My friend Mahir

In remembrance of Mahir Serhat, who was murdered by the Turkish Air Force on 15 August 2018

Text was originally published in German by Lower Class Magazine on September 2 2018, written by Peter Schaber

Someday in the last few weeks a Turkish delegation of men in suits and uniforms met with an American delegation of men in suits and uniforms. Presumably. There have been negotiations. Presumably. There has been dissent in some points and there has been consent in other points between the representatives of these NATO-members. Presumably. The Turks had several demands, the Americans granted them some because they don´t want the fragile relations between the states to get completely shattered. Presumably. One of Washington´s countless intelligences delivered the coordinates. Presumably. Somewhere in Ankara someone gave the coordinates to the Air Force. Presumably. The Americans, who control Iraq´s air space, have been informed before the drones and jets took off. Presumably.

And now my friend Mahir is dead.

He was wounded during an air raid on 15 August in Yezidi area near the Sengal Mountains. Last week he died of his injuries. Mahir, who has been a fighter in the Kurdish movement for the last 15 years, was not the target in this air raid. The target was Zeki Sengali.

Nonetheless my friend Mahir is dead.

He is one of many thousands of Kurdish men and women, who were murdered by the Turkish state since the 1970´s. One of many thousands who had to die, because they didn´t want to accept a life without dignity and self-determination. One of many thousands, whose heads and torsos were riddled with bullets, were torn to pieces by bombs or were burned in basements. And like all these people Mahir had a story, a life. He had dreams and goals. A very small part of this story is also my story.

Mahir Serhat was my instructor and commander, but he was more than that. He was my friend. In the summer of 2017 I went with another German from Rojava to Sengal. At that time, Mahir was the head of one of the Serwanen Nû, the military schools of the Kurdish movement. I immediately liked Mahir and he liked us Internationalists. He listened to us. We listened to him. We learned from each other (surely we learned more from him than he learned from us).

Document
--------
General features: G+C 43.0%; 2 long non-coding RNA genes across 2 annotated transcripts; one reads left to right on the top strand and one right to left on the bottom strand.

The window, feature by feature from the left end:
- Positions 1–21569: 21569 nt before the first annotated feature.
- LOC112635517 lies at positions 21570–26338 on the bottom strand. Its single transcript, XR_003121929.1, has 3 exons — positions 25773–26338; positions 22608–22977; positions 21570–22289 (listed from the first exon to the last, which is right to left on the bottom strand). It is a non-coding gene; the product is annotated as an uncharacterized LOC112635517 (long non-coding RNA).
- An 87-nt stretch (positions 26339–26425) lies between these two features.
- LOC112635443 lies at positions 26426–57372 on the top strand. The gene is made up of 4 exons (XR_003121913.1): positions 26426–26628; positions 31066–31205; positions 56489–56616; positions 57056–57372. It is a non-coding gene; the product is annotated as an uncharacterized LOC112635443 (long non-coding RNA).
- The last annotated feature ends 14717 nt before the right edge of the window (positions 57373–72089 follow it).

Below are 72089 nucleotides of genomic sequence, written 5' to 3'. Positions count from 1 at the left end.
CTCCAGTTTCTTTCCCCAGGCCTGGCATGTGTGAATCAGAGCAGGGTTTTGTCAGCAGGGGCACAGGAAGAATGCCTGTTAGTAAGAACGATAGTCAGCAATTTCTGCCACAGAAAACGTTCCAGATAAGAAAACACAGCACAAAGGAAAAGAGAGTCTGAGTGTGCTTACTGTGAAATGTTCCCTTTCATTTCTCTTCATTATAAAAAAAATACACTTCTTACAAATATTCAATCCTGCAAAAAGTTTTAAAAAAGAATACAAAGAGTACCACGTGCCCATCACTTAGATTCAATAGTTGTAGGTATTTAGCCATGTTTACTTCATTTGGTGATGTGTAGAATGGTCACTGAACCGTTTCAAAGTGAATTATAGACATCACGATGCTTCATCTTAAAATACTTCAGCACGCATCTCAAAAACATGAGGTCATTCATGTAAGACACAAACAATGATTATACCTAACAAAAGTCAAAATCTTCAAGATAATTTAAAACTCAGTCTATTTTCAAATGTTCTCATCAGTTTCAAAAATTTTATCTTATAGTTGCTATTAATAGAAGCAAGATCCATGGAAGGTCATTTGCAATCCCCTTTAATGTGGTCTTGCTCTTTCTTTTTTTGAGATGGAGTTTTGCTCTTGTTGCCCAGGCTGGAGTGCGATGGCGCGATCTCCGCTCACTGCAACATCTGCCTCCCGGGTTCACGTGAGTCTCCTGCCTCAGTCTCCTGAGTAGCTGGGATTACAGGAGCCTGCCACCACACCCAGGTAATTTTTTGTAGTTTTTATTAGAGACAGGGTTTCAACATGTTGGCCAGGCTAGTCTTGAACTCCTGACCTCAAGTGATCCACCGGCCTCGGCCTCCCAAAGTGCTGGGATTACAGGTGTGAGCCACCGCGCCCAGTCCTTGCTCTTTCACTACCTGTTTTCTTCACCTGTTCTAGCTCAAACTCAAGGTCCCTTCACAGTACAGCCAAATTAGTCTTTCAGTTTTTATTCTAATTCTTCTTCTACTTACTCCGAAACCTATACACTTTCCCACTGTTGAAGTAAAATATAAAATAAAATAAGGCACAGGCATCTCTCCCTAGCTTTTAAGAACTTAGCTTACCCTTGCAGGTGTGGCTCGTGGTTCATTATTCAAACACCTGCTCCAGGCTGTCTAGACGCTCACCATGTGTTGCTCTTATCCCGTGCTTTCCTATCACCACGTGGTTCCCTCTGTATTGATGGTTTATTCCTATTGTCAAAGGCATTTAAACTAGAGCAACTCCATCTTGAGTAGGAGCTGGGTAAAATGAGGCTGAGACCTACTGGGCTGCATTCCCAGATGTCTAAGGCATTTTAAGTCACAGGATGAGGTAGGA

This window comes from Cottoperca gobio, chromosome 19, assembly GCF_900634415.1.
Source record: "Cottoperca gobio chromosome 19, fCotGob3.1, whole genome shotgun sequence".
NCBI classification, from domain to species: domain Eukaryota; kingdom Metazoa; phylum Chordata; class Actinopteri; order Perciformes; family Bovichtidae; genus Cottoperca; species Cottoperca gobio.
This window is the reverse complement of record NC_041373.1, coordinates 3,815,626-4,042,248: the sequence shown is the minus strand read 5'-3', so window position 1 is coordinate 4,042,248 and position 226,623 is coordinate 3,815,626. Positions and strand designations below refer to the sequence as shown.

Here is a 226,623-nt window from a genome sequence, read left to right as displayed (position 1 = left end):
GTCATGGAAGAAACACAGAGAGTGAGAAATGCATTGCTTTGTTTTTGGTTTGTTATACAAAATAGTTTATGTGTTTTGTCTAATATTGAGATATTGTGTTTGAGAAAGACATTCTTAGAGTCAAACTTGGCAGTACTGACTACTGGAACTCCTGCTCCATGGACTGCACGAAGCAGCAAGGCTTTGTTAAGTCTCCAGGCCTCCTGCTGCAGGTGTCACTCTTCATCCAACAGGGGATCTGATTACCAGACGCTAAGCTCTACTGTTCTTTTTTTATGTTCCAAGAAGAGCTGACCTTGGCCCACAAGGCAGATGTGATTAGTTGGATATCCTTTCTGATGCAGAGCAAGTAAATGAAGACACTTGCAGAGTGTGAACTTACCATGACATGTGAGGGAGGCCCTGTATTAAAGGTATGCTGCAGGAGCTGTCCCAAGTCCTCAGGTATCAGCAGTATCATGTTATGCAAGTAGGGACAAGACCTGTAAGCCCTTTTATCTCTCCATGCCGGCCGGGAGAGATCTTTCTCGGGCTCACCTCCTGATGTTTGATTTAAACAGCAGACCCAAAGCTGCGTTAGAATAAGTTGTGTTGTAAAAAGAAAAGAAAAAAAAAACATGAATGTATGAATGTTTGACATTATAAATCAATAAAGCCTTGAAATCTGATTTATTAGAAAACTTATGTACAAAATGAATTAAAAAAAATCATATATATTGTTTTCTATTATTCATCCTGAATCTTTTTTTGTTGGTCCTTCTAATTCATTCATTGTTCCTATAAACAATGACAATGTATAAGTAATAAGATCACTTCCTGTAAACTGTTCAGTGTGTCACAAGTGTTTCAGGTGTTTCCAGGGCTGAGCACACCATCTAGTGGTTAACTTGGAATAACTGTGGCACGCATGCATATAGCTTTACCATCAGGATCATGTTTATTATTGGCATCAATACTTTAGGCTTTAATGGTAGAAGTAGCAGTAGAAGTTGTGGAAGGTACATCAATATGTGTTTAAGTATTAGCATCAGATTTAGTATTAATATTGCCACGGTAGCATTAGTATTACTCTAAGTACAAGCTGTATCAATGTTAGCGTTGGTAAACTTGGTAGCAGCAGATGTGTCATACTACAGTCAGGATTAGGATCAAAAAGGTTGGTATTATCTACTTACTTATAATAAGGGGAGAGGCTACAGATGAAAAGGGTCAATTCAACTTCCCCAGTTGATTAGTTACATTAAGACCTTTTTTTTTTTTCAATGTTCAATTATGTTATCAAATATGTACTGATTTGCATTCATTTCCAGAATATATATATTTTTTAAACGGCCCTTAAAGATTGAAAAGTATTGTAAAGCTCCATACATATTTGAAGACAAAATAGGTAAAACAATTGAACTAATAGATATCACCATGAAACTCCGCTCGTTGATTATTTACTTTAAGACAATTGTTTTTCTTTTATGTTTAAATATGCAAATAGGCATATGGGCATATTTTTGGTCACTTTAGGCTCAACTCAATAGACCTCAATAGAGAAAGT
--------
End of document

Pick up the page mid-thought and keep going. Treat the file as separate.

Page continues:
Mahir was a tough guy in his forties from the Serhat region. Of course he had that typical mustache which adorns Turkish and Kurdish revolutionaries´ faces since the onset of human thought. Mahir was always fooling around. But when it was time to be serious, he was serious. One could talk about everything with him. He could be imperious. But he was imperious, because he liked humans. And because he thought that criticizing others was an act of friendship.

When we were silent and didn’t criticize our comrades during the daily Tekmil, the force´s plenum that is meant to train criticism and self-criticism, his voice got loud: “When none of you has to say anything, none of you learned anything”, he strictly said. “There are only two possibilities: You overcame the habits of the traditional society and make no more mistakes. We can rule that out. Or you do not dare to criticize your comrades, because you are afraid to hurt each other´s feelings. But that makes you bad friends to each other. You are undermining yourselves. Criticism is what you can do for each other. It´s the hand you can reach out to your comrades.”

Different worlds collided. On the one side the Europeans, who grew up with education and never knew what it meant to fight for one´s life on a daily basis. And on the other side Yezidi teens, who often never learned to write and read, who were born into a genocide-ridden society that nearly gave up. And Mahir. The calm, even-tempered, experienced fighter from Serhat, who understood us and the Yezidi teens. And who tried to show us what it meant to be a revolutionary.